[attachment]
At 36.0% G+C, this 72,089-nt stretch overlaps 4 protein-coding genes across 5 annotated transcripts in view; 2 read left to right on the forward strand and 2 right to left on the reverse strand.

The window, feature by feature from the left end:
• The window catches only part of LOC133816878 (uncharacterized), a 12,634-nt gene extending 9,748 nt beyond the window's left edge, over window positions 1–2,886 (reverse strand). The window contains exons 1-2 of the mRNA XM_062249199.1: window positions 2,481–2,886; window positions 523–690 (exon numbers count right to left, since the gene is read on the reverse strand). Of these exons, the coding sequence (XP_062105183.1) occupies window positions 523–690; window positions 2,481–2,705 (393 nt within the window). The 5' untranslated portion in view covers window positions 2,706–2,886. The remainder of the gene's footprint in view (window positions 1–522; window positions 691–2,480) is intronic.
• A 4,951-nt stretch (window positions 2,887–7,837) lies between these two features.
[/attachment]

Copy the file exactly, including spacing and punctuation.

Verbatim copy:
At 36.0% G+C, this 72,089-nt stretch overlaps 4 protein-coding genes across 5 annotated transcripts in view; 2 read left to right on the forward strand and 2 right to left on the reverse strand.

The window, feature by feature from the left end:
• The window catches only part of LOC133816878 (uncharacterized), a 12,634-nt gene extending 9,748 nt beyond the window's left edge, over window positions 1–2,886 (reverse strand). The window contains exons 1-2 of the mRNA XM_062249199.1: window positions 2,481–2,886; window positions 523–690 (exon numbers count right to left, since the gene is read on the reverse strand). Of these exons, the coding sequence (XP_062105183.1) occupies window positions 523–690; window positions 2,481–2,705 (393 nt within the window). The 5' untranslated portion in view covers window positions 2,706–2,886. The remainder of the gene's footprint in view (window positions 1–522; window positions 691–2,480) is intronic.
• A 4,951-nt stretch (window positions 2,887–7,837) lies between these two features.